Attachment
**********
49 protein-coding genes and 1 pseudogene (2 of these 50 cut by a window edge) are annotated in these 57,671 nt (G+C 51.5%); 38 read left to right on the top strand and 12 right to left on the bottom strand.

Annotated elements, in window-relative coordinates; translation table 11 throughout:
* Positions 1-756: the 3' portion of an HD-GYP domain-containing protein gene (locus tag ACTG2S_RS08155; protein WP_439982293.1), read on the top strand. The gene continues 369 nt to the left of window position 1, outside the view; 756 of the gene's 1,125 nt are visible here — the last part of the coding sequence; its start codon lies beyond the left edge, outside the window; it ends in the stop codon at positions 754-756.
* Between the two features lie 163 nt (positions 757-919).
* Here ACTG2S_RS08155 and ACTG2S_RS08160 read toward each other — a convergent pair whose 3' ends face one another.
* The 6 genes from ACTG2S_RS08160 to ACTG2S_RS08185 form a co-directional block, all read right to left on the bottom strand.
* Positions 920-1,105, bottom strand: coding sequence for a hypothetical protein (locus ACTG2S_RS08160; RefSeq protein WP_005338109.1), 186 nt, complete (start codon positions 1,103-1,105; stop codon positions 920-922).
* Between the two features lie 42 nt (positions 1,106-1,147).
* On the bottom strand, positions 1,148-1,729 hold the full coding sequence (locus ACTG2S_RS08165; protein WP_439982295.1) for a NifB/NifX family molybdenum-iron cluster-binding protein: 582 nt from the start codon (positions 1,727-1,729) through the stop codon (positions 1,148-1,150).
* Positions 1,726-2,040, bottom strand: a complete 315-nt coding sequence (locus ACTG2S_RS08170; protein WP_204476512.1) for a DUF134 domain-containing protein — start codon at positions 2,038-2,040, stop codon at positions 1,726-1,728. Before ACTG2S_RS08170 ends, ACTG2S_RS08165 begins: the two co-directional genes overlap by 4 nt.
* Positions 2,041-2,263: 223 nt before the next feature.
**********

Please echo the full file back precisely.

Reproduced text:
49 protein-coding genes and 1 pseudogene (2 of these 50 cut by a window edge) are annotated in these 57,671 nt (G+C 51.5%); 38 read left to right on the top strand and 12 right to left on the bottom strand.

Annotated elements, in window-relative coordinates; translation table 11 throughout:
* Positions 1-756: the 3' portion of an HD-GYP domain-containing protein gene (locus tag ACTG2S_RS08155; protein WP_439982293.1), read on the top strand. The gene continues 369 nt to the left of window position 1, outside the view; 756 of the gene's 1,125 nt are visible here — the last part of the coding sequence; its start codon lies beyond the left edge, outside the window; it ends in the stop codon at positions 754-756.
* Between the two features lie 163 nt (positions 757-919).
* Here ACTG2S_RS08155 and ACTG2S_RS08160 read toward each other — a convergent pair whose 3' ends face one another.
* The 6 genes from ACTG2S_RS08160 to ACTG2S_RS08185 form a co-directional block, all read right to left on the bottom strand.
* Positions 920-1,105, bottom strand: coding sequence for a hypothetical protein (locus ACTG2S_RS08160; RefSeq protein WP_005338109.1), 186 nt, complete (start codon positions 1,103-1,105; stop codon positions 920-922).
* Between the two features lie 42 nt (positions 1,106-1,147).
* On the bottom strand, positions 1,148-1,729 hold the full coding sequence (locus ACTG2S_RS08165; protein WP_439982295.1) for a NifB/NifX family molybdenum-iron cluster-binding protein: 582 nt from the start codon (positions 1,727-1,729) through the stop codon (positions 1,148-1,150).
* Positions 1,726-2,040, bottom strand: a complete 315-nt coding sequence (locus ACTG2S_RS08170; protein WP_204476512.1) for a DUF134 domain-containing protein — start codon at positions 2,038-2,040, stop codon at positions 1,726-1,728. Before ACTG2S_RS08170 ends, ACTG2S_RS08165 begins: the two co-directional genes overlap by 4 nt.
* Positions 2,041-2,263: 223 nt before the next feature.